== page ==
I’m reading now a book by Dan Brown, author of “DaVinci code”, titled “Lost symbol”. It is mostly about masons. And it quite resemble the previous books by this author. Anyway, it is riveting.

This seemingly off-topic introduction leads to the on-topic perl thing: the mason. It is a “High-performance, dynamic web site authoring system” and “solves the common problems of site development: caching, debugging, templating, maintaining development and production sites, and more.” and “you can embed Perl code in your HTML and construct pages from shared, reusable components.”. Well, sound nice. How it looks? Like this:

(there was something wrong here. I removed it 🙂 )

Sadly, the FAQ on the official page seems to be neglected and is spammed by merchants of medications made to make your weenie harder. On the other hand, newest version is 1.44 form Jan 4, 2010 – so it is still developed.

Assuming that I would like to learn something new, like “something big, modern, to easy make web applications – with templates, cache, scalability, quick development” should I dive into mason, or better look for something else?

So, I have question, asking YOU for an insight about this like:
mason is cool, and at least better to do the same by your own from scratch
– forget it, it is so 1990’s, learn catalyst instead
– forget mason and catalyst, learn PHP symphony (- no problem for me, I know PHP – more or less 🙂 )
– ruby on rails is the real thing (no, I will not learn ruby – at least now 🙂 )
– the best is framework …. (something not mentioned above)

Please write your opinion below. Thank you.

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How to easily resige images in Perl
Wednesday 17 March 2010 @ 6:46 am

How to easily resize images (jpg) in perl? Use Image::resize

use Image::Resize;
use autodie;

$src = "bigimage.jpg";
my $old = Image::Resize->new($src);
my $new = $old->resize(200, 300); # max dimensions

$jpegdata = $new->jpeg(95); # jpeg quality

open OUT, ">./smaller/$src";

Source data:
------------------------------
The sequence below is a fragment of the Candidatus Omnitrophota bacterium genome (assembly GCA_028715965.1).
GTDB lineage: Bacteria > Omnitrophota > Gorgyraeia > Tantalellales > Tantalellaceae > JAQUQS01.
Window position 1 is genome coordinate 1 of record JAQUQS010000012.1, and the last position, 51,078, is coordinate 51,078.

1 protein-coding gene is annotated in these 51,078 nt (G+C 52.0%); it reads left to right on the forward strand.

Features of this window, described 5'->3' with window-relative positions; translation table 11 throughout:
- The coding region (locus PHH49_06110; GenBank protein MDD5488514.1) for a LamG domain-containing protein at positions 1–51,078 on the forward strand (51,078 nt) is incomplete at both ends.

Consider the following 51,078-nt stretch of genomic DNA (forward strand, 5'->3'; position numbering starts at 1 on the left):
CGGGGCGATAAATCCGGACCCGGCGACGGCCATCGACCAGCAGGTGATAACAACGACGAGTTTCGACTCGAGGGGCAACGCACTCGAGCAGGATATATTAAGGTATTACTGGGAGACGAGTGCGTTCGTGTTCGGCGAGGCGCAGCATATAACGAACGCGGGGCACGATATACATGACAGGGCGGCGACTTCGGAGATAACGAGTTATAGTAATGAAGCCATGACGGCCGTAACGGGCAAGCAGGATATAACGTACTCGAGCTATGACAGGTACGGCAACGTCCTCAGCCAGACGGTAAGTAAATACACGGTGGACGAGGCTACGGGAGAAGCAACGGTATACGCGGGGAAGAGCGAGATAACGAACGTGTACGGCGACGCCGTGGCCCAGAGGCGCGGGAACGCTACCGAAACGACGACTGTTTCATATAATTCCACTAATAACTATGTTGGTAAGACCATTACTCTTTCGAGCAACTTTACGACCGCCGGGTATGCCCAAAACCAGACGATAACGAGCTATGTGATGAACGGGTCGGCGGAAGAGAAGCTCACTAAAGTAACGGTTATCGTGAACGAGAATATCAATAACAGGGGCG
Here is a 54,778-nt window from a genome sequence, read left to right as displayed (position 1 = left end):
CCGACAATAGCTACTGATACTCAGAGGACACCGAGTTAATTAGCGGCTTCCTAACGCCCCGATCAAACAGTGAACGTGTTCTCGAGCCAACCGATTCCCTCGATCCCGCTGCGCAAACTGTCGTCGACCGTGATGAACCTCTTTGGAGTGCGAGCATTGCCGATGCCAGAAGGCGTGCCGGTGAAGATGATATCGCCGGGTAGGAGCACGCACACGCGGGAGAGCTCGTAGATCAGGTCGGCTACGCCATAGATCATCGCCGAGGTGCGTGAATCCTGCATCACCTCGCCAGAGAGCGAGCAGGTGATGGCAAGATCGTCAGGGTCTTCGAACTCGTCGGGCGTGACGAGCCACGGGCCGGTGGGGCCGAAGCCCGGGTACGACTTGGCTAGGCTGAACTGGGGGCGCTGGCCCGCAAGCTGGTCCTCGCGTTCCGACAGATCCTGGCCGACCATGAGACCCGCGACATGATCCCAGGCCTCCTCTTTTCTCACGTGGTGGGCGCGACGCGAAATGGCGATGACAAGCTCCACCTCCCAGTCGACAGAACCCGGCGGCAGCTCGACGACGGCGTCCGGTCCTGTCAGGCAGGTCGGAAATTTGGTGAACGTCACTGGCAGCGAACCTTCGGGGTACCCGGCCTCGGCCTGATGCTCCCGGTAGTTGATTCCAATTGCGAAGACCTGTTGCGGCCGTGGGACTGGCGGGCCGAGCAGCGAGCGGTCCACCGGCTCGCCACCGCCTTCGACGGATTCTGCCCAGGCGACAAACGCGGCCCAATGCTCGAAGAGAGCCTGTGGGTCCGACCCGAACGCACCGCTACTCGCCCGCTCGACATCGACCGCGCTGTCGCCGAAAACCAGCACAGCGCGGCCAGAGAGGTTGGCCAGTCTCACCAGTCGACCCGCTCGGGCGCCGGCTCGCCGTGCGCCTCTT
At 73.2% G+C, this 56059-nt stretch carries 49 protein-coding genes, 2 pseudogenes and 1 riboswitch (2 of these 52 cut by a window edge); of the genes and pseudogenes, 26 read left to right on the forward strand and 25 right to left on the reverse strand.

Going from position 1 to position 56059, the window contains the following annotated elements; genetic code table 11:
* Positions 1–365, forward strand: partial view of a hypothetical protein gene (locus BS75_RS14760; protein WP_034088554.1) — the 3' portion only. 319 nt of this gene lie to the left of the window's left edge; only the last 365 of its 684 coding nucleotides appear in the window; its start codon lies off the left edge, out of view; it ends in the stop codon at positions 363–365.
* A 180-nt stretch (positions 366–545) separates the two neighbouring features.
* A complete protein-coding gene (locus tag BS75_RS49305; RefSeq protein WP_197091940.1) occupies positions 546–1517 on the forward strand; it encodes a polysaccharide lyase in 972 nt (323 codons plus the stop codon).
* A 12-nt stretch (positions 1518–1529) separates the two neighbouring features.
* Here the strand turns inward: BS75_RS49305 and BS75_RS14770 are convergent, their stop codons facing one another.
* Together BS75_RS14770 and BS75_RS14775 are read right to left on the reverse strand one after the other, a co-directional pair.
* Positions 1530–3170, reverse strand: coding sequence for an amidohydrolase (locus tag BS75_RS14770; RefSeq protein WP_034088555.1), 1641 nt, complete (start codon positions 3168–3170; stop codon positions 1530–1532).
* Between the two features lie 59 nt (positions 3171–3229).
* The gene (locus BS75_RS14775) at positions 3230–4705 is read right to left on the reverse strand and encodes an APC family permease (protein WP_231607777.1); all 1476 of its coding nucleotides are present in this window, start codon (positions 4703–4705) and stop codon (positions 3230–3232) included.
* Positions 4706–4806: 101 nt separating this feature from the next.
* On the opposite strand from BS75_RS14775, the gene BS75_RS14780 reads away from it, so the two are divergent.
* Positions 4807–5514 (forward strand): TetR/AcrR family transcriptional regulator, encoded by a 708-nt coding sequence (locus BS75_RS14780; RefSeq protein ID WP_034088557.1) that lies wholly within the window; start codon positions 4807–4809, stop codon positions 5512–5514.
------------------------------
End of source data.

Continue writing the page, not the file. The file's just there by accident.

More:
print OUT $jpegdata;
close OUT;
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Perl 5.11.3
Wednesday 20 January 2010 @ 6:55 am

New version of perl – 5.11.3 was released. The next version will be (as they hope) 5.12

Waht is new in perl 5.11.3?

  • Perl is shipped with Unicode version 5.2, itself released in October 2009.
  • Perl can now handle every Unicode character property.
  • The experimental ‘legacy’ pragma, introduced with Perl 5.11.2 has been removed. Its functionality has been replaced with the ‘feature’ pragma.
  • Numerous CPAN “toolchain” modules have been updated to what we hope are the final release versions for Perl 5.12.0.
  • Many crashing bugs or regressions from earlier releases of Perl were fixed for this release.

In my opinion is is very good, that perl 5 is still developed, as version 6 have still a long way to go, before it may be used (first, by enthusiasts, then by  coders, next by big companies that need reliability and stability)

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Unicode horror – nice tool to convert
Wednesday 13 January 2010 @ 6:59 am

Here is a nice tool to convert for example different characters to percent encoding for URIs, 0x notation, decimal code points etc; (by Richard Ishida):

Ok, it is not strictly related to perl , but I guess it may be handy for people that were interested in the “utf at LAMP horror” cycle.